Steph Curry has been taking criticism from some former NBA players, but Allen Iverson is not your average former NBA player. For one thing, of course, his career ended fairly recently, and even in his turn-of-the-millennium prime, he was ahead of his time in some ways.

In superficial terms, Iverson’s abundance of tattoos, which caused no little consternation while he played, are standard fare in today’s NBA, but his legacy of toughness and offensive explosion also make him a revered figure among current players. So Curry will be delighted to know that Iverson thinks the world of the Warriors guard.

In comments made Thursday at a Philadelphia 76ers event held at the famed Palestra arena, Iverson had this to say (via reporter Brian Seltzer) about Curry:

“He’s incredible. He’s different. He’s different. He’s something we’ve never seen. We’ve never seen this. It’s crazy to me, like just me being the biggest Michael Jordan fan, to see somebody come around like this. I have my idea of being incredible, you know what I mean? But this dude right here, like it’s different.
“It’s a whole different monster, as far as his handle and the way he shoots? Come on. You know you ain’t never seen nothing like this.”

Hmmm, Steph “A Whole Different Monster” Curry — that kind of has a ring to it. And Iverson is right, in that Curry’s combination of long-range marksmanship and ball-handling ability is unprecedented, and it makes the reigning MVP a nearly unstoppable force.

For his part, Iverson could beat anyone off the dribble — who could forget the time he dusted Jordan with a crossover? — but he was known as a volume shooter, and not at all an efficient one. Curry has a notably better career field-goal percentage than Iverson (.477 to .425) and a vastly better one from three-point range (.444 to .313).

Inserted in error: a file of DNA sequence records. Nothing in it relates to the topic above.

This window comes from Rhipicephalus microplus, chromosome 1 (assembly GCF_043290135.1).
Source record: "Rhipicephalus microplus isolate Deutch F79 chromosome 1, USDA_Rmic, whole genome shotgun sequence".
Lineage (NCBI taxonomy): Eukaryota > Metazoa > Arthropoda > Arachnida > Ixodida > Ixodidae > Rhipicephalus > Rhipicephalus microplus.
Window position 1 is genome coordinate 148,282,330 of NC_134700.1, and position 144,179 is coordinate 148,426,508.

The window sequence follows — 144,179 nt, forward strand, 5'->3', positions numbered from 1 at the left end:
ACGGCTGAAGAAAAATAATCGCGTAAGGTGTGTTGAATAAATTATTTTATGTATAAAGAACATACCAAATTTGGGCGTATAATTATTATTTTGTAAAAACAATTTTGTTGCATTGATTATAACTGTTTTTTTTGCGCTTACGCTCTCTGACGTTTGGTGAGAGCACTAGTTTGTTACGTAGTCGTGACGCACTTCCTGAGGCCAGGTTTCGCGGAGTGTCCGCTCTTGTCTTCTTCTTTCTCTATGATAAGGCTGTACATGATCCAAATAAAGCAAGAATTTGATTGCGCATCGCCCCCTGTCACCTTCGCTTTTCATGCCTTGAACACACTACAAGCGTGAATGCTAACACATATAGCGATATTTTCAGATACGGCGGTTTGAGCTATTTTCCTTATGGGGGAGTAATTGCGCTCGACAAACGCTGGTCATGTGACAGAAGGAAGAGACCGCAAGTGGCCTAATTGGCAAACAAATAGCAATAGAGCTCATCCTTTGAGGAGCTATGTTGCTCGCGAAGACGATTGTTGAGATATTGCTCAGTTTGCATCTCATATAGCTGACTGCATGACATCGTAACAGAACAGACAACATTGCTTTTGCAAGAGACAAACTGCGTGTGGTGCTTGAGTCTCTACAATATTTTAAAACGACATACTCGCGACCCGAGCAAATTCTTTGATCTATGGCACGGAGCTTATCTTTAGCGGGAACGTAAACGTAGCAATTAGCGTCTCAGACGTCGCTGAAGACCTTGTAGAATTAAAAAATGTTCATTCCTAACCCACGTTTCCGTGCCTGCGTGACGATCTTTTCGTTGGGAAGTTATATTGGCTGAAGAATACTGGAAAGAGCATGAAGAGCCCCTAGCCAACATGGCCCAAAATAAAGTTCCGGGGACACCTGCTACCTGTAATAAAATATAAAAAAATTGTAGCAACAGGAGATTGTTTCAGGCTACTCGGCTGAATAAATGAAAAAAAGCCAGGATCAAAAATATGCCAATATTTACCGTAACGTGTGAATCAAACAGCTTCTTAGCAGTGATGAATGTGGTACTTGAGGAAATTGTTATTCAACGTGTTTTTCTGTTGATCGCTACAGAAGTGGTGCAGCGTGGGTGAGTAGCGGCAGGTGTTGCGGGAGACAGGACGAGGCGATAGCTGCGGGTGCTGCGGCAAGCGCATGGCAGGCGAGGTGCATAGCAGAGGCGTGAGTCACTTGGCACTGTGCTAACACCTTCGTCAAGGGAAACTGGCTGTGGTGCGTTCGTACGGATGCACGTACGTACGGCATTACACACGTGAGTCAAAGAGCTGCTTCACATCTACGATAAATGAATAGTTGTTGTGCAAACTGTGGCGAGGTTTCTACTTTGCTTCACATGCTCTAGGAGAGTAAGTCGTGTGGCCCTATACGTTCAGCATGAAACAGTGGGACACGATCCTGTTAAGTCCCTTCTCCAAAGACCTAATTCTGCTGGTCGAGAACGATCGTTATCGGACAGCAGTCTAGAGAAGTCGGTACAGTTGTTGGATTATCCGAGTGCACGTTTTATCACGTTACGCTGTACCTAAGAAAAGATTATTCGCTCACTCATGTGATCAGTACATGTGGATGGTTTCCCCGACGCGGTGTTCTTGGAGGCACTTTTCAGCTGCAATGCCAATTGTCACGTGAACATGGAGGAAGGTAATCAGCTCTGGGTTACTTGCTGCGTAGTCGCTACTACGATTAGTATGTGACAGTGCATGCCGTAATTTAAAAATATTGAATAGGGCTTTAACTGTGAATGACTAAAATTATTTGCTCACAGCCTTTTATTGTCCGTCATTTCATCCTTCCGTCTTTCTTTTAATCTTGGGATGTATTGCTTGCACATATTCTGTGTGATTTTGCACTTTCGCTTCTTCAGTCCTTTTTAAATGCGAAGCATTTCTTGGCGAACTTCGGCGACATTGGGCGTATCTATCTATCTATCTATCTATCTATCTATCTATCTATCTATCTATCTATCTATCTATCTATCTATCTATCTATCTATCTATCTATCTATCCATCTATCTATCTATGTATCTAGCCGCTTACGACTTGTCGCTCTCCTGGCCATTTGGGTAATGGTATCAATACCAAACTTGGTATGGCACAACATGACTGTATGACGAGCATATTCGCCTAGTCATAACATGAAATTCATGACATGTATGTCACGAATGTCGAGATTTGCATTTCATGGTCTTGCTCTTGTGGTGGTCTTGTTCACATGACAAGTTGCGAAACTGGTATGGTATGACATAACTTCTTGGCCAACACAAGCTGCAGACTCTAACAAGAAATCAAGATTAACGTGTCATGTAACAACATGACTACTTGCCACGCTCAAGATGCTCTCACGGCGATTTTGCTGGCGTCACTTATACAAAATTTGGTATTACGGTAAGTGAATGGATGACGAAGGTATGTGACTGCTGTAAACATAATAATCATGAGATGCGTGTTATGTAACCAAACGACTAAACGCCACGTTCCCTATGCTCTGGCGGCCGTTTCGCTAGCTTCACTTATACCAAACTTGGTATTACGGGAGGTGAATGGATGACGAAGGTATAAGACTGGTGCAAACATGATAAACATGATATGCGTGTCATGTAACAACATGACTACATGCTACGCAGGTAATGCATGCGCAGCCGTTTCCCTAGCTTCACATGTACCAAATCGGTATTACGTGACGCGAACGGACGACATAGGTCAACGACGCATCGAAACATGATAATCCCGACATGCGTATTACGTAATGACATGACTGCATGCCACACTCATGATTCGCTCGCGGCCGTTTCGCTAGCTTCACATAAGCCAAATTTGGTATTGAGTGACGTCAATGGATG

President Obama welcomed the 2015 NBA Champion Golden State Warriors to the White House on Feb. 4. "Obviously, watching Steph play is incredible," Obama said. (Reuters)

Iverson’s career player efficiency rating (as measured by Basketball Reference) was a more-than-respectable 20.9, and he peaked at 25.9 in 2005-06. Meanwhile, Curry is at 23.0 for his career, and if he keeps up his mark this season of 32.2, he will notch the highest PER ever recorded (Wilt Chamberlain currently holds that record with a 31.82 in 1962-63).

Of course, Iverson was never surrounded by the kind of supporting cast that Curry enjoys in Golden State, but teammates can’t really help anyone make 30-footers, which the Warriors guard does with outrageous regularity. At Thursday’s event, another 76ers great, Julius Erving, spoke to Curry’s place in the modern NBA.

“I think that’s a great team, and I think that’s a reflection of the evolution of the game,” Erving said (via “It’s so interesting when they talk about creating a simulator to duplicate what Steph Curry has done on the court, and the simulator can’t measure up, because it just doesn’t look real. But that’s what he’s been doing on the court, things that really don’t look real to the normal eye. You have to give him kudos for that.”

Good to know that, for all the Oscar Robertsons and Walt Fraziers shaking their fists at how today’s NBA lets Curry excel in ways he would supposedly never be allowed to in their time, there’s a Dr. J around to simply give a great player his due. It’s not like every NBA player these days is doing what Curry is doing; in fact, it’s just him.

Or, as Iverson put it, the Golden State star is “a whole different monster.” Leave it to “The Answer” to cross up those who would question Curry’s unique skill set.